By Smitha Mundasad Health reporter, BBC News Researchers have identified a gene that may put people at greater risk of strokes and heart attacks. Writing in PLOS ONE they say the gene fault may encourage the formation of blood clots - the ultimate cause of most heart attacks and strokes. Scientists hope gene tests may help doctors one day to pinpoint individuals more likely to suffer these conditions. But experts say lifestyle factors such as smoking and exercise have the greatest influence on risk. Around one in 10 people in the Caucasian population carries this variation of the gene, named PIA2. And researchers from King's College London reviewed more than 80 studies involving about 50,000 people - the largest analysis of this genetic fault to date. Threat to under-45s They found individuals with PIA2 were more likely to have a stroke - caused by a blood clot blocking blood supply to the brain - than those without the gene. Scientists calculate the gene increases a person's risk of having a stroke by 10-15%. But how significant this increase is depends on an individual's baseline risk - influenced by factors such as smoking, diet, weight and exercise, the scientists say. Heart attacks are caused by a blockage to the blood vessels that carry oxygen to the heart. More than 100,000 heart attacks are recorded in the UK each year And for people with two copies of the gene the risk rises by up to 70% from this baseline. In a second study published in the same journal, the scientists show PIA2 is also linked to an increased risk of heart attacks in people under 45. More research is needed to see whether this holds true for the whole population, they say. About 150,000 people have a stroke in the UK each year and more than 100,000 heart attacks are recorded annually. BBC © 2014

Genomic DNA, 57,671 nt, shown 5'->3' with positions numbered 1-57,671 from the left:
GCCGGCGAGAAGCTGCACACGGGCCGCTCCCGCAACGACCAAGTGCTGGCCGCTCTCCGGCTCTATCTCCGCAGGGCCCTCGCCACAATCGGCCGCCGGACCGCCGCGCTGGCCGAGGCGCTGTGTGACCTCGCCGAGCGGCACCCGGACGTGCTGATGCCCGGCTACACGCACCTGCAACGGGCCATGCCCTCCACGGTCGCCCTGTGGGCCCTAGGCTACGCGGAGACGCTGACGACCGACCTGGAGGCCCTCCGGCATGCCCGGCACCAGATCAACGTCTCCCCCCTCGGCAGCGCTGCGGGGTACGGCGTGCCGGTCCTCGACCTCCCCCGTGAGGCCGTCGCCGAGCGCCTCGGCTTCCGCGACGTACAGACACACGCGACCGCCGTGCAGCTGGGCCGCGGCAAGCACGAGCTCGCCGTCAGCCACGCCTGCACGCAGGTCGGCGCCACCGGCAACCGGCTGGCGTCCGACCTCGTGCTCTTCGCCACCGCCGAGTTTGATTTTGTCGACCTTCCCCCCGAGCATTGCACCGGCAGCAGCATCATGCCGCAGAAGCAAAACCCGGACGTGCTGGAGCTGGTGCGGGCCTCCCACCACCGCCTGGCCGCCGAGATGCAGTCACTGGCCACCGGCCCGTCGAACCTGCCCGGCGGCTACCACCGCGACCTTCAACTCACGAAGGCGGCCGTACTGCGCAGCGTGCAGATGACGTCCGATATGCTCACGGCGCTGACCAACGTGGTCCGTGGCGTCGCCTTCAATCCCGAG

Related chapters from BP7e: Chapter 19: Language and Hemispheric Asymmetry; Chapter 7: Life-Span Development of the Brain and Behavior
Related chapters from MM:Chapter 15: Language and Our Divided Brain; Chapter 13: Memory, Learning, and Development
Link ID: 19785 - Posted: 07.03.2014